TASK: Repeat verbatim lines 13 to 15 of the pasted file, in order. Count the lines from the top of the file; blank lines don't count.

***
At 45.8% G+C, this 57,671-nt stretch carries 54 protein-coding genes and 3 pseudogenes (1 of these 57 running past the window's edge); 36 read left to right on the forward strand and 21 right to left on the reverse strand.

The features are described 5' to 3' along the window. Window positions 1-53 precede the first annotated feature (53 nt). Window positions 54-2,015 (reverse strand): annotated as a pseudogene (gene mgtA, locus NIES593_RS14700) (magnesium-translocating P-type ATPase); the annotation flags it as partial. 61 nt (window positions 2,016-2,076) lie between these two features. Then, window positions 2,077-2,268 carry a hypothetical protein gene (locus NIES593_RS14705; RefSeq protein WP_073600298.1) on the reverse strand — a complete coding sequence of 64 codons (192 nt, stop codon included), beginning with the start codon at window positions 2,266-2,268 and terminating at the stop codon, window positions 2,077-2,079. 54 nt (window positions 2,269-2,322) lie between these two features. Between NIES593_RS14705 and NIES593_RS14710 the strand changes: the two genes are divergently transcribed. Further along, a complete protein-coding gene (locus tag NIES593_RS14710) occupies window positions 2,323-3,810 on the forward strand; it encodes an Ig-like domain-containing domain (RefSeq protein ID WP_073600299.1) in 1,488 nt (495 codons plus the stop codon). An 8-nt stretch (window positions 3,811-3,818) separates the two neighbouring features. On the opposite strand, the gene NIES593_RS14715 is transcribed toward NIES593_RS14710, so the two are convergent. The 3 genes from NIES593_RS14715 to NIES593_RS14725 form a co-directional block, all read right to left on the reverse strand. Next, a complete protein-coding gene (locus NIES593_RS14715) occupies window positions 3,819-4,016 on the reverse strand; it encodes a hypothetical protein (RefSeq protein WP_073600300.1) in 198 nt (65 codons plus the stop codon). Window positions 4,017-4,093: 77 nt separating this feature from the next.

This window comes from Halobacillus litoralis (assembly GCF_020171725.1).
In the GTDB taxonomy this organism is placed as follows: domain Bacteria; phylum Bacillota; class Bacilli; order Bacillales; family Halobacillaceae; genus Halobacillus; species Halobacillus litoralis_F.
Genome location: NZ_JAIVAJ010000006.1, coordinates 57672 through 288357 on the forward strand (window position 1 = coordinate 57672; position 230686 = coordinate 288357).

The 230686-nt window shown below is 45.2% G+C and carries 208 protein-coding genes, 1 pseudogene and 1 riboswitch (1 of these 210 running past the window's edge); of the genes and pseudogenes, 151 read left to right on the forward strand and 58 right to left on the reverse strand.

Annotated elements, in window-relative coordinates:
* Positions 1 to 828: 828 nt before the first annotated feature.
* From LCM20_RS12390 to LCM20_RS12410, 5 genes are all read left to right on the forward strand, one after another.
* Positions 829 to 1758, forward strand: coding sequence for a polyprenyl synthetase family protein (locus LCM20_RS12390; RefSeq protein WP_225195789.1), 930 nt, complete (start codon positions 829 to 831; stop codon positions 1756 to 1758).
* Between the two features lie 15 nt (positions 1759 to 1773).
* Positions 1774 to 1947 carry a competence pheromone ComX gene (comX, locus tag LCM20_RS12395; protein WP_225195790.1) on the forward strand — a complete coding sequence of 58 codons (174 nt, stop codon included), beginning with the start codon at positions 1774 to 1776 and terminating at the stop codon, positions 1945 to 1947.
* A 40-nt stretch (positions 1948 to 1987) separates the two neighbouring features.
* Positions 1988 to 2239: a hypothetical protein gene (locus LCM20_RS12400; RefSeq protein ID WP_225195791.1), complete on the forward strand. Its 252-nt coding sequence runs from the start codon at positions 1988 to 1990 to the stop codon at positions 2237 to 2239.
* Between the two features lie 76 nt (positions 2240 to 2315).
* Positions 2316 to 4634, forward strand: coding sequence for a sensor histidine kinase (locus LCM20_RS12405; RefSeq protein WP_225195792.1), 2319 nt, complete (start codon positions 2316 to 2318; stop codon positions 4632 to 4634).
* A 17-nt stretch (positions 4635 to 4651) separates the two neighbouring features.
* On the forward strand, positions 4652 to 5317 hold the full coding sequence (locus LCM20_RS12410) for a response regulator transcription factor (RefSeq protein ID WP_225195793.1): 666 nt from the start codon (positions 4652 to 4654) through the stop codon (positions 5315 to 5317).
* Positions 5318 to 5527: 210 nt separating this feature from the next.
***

* A 40-nt stretch (positions 1948 to 1987) separates the two neighbouring features.
* Positions 1988 to 2239: a hypothetical protein gene (locus LCM20_RS12400; RefSeq protein ID WP_225195791.1), complete on the forward strand. Its 252-nt coding sequence runs from the start codon at positions 1988 to 1990 to the stop codon at positions 2237 to 2239.
* Between the two features lie 76 nt (positions 2240 to 2315).